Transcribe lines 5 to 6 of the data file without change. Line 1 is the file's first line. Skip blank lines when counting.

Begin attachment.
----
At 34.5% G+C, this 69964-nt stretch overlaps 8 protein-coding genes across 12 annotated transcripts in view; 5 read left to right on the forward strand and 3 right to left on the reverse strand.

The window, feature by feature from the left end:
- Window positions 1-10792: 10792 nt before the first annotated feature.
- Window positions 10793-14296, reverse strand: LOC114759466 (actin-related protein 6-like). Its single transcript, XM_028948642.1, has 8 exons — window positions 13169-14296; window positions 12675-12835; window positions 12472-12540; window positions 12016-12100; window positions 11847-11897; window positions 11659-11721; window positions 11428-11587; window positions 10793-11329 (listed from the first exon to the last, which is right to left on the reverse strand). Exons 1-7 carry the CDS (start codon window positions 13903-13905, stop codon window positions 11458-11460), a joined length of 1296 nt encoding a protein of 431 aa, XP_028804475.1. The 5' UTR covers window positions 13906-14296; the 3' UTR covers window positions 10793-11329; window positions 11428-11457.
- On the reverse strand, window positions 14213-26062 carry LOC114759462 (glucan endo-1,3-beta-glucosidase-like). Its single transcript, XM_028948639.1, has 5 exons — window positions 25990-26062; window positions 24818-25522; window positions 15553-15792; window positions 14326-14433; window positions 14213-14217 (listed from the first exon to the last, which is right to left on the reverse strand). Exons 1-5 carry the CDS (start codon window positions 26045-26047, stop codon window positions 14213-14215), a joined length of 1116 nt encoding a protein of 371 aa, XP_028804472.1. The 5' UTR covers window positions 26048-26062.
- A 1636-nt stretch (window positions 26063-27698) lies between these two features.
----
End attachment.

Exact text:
- On the reverse strand, window positions 14213-26062 carry LOC114759462 (glucan endo-1,3-beta-glucosidase-like). Its single transcript, XM_028948639.1, has 5 exons — window positions 25990-26062; window positions 24818-25522; window positions 15553-15792; window positions 14326-14433; window positions 14213-14217 (listed from the first exon to the last, which is right to left on the reverse strand). Exons 1-5 carry the CDS (start codon window positions 26045-26047, stop codon window positions 14213-14215), a joined length of 1116 nt encoding a protein of 371 aa, XP_028804472.1. The 5' UTR covers window positions 26048-26062.
- A 1636-nt stretch (window positions 26063-27698) lies between these two features.